Posted on: August 24, 2020In the aftermath of COVID-19, UBC IRES and IOF prof Kai Chan resists a return to our pre-pandemic practices that contribute to crises in climate and ecology by detailing transformative pathways towards a thriving, sustainable future.
Posted on: August 20, 2020This talk presents research using building performance simulation and other methods to improve energy and environmental performance and human health in buildings and cities. Topics include improving modeling methods for urban context, stormwater, occupant behavior, and occupant views. Other topics include investigations into heat vulnerability at the building and city scale, as well as moisture and mold performance of buildings in future climates.
Posted on: August 19, 2020Dismantling and Rebuilding the Food System after COVID-19: The 5Ds of Redistribution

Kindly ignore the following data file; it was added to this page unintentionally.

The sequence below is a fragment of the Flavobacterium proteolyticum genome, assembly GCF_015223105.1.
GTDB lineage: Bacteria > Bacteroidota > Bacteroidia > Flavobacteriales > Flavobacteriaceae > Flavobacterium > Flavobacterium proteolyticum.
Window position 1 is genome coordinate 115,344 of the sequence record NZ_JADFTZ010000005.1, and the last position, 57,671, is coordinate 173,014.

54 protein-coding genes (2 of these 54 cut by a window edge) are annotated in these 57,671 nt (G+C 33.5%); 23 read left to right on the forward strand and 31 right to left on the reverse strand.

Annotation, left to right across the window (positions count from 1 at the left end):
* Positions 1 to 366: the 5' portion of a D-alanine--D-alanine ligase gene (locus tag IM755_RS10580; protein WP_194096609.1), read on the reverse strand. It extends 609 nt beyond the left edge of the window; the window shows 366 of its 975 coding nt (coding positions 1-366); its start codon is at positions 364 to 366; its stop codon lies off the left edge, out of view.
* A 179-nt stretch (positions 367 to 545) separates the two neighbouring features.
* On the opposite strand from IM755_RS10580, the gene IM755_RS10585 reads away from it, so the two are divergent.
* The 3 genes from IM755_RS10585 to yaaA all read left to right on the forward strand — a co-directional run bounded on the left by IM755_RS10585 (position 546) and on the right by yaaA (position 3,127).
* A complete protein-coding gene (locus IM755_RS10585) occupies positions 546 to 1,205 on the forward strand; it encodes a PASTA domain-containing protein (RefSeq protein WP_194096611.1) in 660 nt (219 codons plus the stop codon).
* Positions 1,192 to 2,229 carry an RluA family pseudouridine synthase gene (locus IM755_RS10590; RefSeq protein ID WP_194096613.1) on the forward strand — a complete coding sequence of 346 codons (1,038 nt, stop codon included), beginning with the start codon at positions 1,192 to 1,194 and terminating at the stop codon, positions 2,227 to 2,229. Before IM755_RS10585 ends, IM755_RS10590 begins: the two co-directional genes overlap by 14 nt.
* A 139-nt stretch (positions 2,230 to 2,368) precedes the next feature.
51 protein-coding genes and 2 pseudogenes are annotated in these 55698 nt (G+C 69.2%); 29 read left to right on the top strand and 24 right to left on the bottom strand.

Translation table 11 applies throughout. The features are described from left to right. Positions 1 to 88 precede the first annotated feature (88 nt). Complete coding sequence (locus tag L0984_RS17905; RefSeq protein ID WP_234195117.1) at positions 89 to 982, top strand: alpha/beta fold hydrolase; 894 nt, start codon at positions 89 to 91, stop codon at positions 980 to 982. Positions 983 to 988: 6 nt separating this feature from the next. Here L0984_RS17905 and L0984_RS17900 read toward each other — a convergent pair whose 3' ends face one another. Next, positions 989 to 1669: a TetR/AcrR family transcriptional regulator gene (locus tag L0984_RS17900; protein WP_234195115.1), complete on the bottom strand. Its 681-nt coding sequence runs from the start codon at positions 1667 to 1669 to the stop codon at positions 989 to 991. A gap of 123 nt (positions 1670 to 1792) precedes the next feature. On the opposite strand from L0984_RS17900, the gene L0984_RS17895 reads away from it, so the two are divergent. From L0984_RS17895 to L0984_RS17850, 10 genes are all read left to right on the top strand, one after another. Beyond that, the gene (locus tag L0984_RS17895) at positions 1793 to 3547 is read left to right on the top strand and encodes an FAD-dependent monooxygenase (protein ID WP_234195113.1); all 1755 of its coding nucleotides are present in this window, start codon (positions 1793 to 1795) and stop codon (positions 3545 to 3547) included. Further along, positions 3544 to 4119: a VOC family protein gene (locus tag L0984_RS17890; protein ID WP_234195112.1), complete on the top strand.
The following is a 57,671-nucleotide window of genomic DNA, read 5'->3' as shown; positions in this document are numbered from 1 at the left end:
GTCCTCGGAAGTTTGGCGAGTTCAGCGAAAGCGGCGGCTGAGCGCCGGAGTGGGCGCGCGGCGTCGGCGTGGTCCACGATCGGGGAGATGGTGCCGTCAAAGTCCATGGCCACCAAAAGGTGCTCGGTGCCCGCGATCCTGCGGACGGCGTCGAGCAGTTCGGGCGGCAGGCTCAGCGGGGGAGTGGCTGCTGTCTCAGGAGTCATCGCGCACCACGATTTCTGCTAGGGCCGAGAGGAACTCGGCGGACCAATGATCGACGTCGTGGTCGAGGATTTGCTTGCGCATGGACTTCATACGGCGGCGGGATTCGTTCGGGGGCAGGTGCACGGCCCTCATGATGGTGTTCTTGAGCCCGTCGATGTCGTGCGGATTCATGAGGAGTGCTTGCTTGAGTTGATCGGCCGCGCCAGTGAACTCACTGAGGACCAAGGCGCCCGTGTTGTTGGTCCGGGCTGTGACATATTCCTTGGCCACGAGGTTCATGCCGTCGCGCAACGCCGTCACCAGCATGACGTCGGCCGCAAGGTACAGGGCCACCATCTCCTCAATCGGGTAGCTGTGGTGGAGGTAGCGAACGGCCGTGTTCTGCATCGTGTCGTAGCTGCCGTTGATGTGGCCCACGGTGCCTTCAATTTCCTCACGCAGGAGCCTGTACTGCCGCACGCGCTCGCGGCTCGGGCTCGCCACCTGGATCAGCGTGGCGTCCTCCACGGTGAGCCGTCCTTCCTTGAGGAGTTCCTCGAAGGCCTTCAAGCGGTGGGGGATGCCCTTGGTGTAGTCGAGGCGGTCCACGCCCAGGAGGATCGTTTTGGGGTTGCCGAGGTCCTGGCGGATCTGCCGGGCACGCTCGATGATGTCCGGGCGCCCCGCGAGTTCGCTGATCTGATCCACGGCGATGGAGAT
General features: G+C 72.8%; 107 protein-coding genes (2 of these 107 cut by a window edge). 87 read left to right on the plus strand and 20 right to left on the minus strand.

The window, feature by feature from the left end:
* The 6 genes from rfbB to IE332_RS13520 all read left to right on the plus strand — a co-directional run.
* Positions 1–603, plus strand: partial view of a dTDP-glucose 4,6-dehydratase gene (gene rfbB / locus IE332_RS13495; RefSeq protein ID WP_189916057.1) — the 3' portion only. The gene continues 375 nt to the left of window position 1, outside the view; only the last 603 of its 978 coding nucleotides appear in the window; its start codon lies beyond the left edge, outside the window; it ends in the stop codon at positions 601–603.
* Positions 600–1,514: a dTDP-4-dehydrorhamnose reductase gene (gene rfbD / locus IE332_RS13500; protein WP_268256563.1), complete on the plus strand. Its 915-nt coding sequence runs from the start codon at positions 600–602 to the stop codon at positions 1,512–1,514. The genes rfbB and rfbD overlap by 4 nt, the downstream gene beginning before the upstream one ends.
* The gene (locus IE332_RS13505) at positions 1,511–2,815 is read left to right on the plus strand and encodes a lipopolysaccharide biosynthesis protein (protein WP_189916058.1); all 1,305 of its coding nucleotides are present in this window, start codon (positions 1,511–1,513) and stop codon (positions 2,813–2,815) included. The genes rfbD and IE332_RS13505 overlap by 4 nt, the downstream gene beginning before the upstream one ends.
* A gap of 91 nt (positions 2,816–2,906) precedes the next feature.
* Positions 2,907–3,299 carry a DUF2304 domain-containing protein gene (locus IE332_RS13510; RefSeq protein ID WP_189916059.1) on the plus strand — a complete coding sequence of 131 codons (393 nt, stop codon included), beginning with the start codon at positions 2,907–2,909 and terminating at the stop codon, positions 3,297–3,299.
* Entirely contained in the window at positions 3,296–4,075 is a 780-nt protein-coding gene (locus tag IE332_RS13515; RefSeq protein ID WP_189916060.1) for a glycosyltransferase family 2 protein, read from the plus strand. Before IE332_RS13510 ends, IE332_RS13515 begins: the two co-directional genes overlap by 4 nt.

Posted on: August 17, 2020In March and April of 2020 as COVID-19 lockdowns were put in place around the world, observers noticed a palpable change in environmental conditions. As economic activity and movement of people stalled environmental quality improved. For example, air quality in places with notoriously bad levels of pollution became a lot better, observations of animal and bird life went up, and emissions of carbon dropped. However, six months into the pandemic we seem to be back to where we were in early 2020. This panel will address what we have learnt from this episode, and whether it provides lessons for a longer term transition to improved environmental and human health protection, including: the relationship between emerging infectious diseases, wildlife trade and deforestation, and the importance of actions to prevent future pandemics; how the covid 19 reveals the many frailties of our food system; and the future implications of CoVID for air quality and climate change.
Posted on: August 17, 2020Want to write an application that you’ll be proud of for an NSERC or SSHRC master’s or doctoral award? Nervous about crafting a research proposal that will make your application stand out? Join this Awards Info Session and kick-start the writing process with some great tips and direction for creating a successful application.